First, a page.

If there’s one basic need most of us enjoy satisfying, it is for food. And the fresher and healthier that food is, the better off we’ll be. For most us here in the U.S., our food is shipped in, often from across the country and even across the globe, and we purchase it in supermarkets by the box and bag-full, some of which has added ingredients and processing we know little about.
While the number of small, community-supported farms in the Upper Peninsula supplying fresh, quality produce is growing, there’s still much room for improvement. Food security is an issue here, with the U.P.’s harsh climate and shorter growing season, longer distances for rural residents to large supermarkets with affordable fresh produce, and one-quarter of our children living in poverty (KIDS COUNT, 2016). In fact, our area has a significantly higher than average rate of obesity, diabetes, substance abuse and poverty. All of these issues point to the need for better health-physically, emotionally, and economically.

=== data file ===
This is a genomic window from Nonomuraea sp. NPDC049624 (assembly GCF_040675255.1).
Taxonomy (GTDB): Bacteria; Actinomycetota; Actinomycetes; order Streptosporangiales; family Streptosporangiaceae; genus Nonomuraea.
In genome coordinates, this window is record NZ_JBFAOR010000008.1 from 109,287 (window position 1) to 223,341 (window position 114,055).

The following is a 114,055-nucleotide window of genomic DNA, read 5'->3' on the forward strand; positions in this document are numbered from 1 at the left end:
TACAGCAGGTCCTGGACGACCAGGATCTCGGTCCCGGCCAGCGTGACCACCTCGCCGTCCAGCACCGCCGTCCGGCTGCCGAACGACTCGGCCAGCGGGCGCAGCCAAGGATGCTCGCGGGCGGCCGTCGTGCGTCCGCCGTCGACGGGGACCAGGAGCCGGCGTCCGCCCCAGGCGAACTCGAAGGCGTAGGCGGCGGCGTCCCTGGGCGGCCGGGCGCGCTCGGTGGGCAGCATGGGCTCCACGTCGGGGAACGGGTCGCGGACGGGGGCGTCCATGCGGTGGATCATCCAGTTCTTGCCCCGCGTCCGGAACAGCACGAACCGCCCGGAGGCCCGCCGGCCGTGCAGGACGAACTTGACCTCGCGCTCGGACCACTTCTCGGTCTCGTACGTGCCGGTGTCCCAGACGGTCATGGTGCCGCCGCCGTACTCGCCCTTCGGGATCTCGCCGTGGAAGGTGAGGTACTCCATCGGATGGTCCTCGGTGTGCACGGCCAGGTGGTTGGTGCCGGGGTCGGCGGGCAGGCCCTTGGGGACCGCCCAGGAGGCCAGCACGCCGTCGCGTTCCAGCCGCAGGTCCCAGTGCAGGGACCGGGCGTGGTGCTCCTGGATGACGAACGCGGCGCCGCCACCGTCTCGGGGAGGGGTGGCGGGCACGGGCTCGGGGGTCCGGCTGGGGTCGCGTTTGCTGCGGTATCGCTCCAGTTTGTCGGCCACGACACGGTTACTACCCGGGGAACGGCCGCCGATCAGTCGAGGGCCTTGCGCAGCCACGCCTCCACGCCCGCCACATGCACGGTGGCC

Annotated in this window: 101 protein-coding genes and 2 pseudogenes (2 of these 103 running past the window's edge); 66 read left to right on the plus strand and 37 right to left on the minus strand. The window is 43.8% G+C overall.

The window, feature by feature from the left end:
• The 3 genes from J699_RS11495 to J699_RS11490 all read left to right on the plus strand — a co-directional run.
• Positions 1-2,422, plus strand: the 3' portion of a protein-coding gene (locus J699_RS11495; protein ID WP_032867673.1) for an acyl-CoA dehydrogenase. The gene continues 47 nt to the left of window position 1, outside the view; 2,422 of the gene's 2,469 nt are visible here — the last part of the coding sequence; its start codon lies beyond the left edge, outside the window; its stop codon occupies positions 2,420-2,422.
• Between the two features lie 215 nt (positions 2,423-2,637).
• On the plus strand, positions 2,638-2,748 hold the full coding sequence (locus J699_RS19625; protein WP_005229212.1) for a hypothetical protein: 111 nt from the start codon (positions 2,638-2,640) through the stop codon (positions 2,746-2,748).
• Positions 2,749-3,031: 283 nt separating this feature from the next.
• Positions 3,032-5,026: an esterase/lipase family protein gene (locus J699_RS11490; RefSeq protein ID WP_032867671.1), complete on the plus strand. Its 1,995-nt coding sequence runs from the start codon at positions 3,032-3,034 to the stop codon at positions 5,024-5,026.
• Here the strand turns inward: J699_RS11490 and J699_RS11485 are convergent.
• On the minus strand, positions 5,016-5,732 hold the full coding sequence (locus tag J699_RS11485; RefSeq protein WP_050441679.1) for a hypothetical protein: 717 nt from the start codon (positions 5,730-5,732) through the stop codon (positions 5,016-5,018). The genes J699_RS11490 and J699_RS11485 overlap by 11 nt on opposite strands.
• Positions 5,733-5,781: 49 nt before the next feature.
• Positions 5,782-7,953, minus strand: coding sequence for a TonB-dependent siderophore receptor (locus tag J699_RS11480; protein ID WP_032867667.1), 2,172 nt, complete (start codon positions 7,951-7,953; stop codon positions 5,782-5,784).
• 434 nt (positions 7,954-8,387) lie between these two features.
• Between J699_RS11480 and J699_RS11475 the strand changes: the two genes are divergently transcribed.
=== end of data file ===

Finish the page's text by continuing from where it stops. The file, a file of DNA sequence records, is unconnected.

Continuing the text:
Partridge Creek Farm (PCF) aims to address this. Founder and director Dan Perkins describes, “Partridge Creek Farm is a community organization working on social issues through the backdrop of a farm.” The non-profit organization not only aims to increase local access to fresh, affordable, healthy food, but also to help us connect back to its importance both nutritionally and socially, teaching how to grow it in our challenging climate, and also how to prepare and preserve it. PCF intends to “invite the culture at large back in, especially those who’ve been disenfranchised, trapped, isolated.”